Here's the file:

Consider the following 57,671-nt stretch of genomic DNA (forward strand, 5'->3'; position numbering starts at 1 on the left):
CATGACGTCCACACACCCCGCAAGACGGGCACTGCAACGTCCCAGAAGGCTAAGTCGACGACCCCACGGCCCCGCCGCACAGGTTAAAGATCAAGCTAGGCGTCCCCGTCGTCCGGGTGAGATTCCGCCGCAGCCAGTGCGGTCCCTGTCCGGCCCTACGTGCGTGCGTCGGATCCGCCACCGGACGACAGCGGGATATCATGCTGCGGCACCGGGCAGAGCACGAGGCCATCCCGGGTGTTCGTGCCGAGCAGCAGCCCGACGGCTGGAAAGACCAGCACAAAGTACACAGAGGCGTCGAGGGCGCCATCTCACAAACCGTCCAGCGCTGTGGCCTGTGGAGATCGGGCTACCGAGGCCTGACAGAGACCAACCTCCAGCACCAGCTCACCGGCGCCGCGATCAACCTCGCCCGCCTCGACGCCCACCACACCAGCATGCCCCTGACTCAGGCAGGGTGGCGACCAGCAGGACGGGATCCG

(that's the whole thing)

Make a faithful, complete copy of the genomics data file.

Consider the following 57,671-nt stretch of genomic DNA (forward strand, 5'->3'; position numbering starts at 1 on the left):
CATGACGTCCACACACCCCGCAAGACGGGCACTGCAACGTCCCAGAAGGCTAAGTCGACGACCCCACGGCCCCGCCGCACAGGTTAAAGATCAAGCTAGGCGTCCCCGTCGTCCGGGTGAGATTCCGCCGCAGCCAGTGCGGTCCCTGTCCGGCCCTACGTGCGTGCGTCGGATCCGCCACCGGACGACAGCGGGATATCATGCTGCGGCACCGGGCAGAGCACGAGGCCATCCCGGGTGTTCGTGCCGAGCAGCAGCCCGACGGCTGGAAAGACCAGCACAAAGTACACAGAGGCGTCGAGGGCGCCATCTCACAAACCGTCCAGCGCTGTGGCCTGTGGAGATCGGGCTACCGAGGCCTGACAGAGACCAACCTCCAGCACCAGCTCACCGGCGCCGCGATCAACCTCGCCCGCCTCGACGCCCACCACACCAGCATGCCCCTGACTCAGGCAGGGTGGCGACCAGCAGGACGGGATCCG